## 7.4. Mapping lists revisited

You’re already familiar with using list comprehensions to map one list into another. There is another way to accomplish the same thing, using the built-in map function. It works much the same way as the filter function.

### Example 7.10. Introducing map

```>>> def double(n):
...     return n*2
...
>>> li = [1, 2, 3, 5, 9, 10, 256, -3]
>>> map(double, li)
[2, 4, 6, 10, 18, 20, 512, -6]
>>> [double(n) for n in li]
[2, 4, 6, 10, 18, 20, 512, -6]
>>> newlist = []
>>> for n in li:
...     newlist.append(double(n))
...
>>> newlist
[2, 4, 6, 10, 18, 20, 512, -6]```
 map takes a function and a list[15] and returns a new list by calling the function with each element of the list in order. In this case, the function simply multiplies each element by 2. You could accomplish the same thing with a list comprehension. List comprehensions were first introduced in Python 2.0; map has been around forever. You could, if you insist on thinking like a Visual Basic programmer, use a for loop to accomplish the same thing.

### Example 7.11. map with lists of mixed datatypes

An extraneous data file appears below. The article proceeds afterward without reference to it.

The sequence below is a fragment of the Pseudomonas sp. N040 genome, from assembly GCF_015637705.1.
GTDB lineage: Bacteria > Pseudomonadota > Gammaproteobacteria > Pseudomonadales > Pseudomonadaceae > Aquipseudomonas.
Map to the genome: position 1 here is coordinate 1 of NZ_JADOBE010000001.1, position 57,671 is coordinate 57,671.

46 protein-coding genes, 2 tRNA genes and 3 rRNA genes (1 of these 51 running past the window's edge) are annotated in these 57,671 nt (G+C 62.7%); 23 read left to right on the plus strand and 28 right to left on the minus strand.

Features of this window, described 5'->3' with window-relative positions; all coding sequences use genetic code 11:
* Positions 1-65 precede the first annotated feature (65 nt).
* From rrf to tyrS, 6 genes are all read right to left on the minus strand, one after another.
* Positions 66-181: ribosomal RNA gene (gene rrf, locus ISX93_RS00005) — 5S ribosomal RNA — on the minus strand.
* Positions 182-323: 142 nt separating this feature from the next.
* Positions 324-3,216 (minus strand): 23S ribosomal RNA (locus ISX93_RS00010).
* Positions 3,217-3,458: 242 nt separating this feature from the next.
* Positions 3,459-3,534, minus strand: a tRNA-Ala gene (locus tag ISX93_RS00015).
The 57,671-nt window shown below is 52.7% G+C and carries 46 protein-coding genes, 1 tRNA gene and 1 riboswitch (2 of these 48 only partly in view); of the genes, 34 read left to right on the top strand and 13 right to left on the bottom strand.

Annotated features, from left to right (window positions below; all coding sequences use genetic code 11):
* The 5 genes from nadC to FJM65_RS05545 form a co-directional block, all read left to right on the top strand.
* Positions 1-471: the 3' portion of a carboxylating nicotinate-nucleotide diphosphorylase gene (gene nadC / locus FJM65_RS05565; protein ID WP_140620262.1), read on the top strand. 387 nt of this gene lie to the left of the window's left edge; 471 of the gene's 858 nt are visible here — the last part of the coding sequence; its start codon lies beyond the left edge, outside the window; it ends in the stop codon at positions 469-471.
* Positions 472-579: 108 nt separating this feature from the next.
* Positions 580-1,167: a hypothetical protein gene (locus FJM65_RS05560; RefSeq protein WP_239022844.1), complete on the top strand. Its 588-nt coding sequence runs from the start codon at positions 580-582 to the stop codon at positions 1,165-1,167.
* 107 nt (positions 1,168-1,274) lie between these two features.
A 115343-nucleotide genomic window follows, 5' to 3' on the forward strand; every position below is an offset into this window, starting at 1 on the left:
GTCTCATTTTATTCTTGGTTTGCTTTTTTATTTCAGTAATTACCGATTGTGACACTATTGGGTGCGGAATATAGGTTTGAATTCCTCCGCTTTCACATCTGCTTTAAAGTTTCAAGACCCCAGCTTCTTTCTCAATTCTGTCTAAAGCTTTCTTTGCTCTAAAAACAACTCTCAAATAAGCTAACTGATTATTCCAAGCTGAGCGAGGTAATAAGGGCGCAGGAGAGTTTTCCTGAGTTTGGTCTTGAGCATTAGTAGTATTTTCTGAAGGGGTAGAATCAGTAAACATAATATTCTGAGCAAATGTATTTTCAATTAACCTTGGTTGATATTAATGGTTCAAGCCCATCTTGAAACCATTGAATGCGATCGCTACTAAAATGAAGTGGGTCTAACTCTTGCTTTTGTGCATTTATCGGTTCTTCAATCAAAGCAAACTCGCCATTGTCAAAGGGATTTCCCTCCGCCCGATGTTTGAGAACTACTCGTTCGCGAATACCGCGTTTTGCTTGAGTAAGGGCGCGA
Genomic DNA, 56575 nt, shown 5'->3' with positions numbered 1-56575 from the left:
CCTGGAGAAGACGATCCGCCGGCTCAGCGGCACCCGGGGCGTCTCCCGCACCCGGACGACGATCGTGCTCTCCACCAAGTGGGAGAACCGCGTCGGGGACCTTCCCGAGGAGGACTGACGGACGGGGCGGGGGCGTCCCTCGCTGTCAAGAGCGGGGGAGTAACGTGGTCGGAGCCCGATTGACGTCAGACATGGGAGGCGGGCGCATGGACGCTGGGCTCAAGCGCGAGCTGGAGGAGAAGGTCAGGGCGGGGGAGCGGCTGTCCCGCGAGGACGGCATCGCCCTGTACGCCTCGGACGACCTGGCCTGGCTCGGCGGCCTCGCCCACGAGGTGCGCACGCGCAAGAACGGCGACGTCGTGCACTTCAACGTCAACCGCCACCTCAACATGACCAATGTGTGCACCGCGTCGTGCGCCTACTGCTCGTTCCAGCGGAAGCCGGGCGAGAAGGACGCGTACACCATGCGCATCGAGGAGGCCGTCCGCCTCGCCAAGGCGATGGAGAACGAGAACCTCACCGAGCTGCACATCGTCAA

```>>> li = [5, 'a', (2, 'b')]
>>> map(double, li)
[10, 'aa', (2, 'b', 2, 'b')]```
 As a side note, I’d like to point out that map works just as well with lists of mixed datatypes, as long as the function you’re using correctly handles each type. In this case, our double function simply multiples the given argument by 2, and Python Does The Right Thing depending on the datatype of the argument. For integers, this means actually multiplying it by 2; for strings, it means concatenating the string with itself; for tuples, it means making a new tuple that has all of the elements of the original, then all of the elements of the original again.

All right, enough play time. Let’s look at some real code.

### Example 7.12. map in regression.py

```    filenameToModuleName = lambda f: os.path.splitext(f)[0]
moduleNames = map(filenameToModuleName, files)          ```
 As we saw in Using lambda functions, lambda defines an inline function. And as we saw in Example 3.36, os.path.splitext takes a filename and returns a tuple (name, extension). So filenameToModuleName is a function which will take a filename and strip off the file extension, and return just the name. Calling map takes each filename listed in files, passes it to our function filenameToModuleName, and returns a list of the return values of each of those function calls. In other words, we strip the file extension off of each filename, and store the list of all those stripped filenames in moduleNames.

As we’ll see in the rest of the chapter, we can extend this type of data-centric thinking all the way to our final goal, which is to define and execute a single test suite that contains the tests from all of those individual test suites.

### Footnotes

[15] Again, I should point out that map can take a list, a tuple, or any object that acts like a sequence. See previous footnote about filter.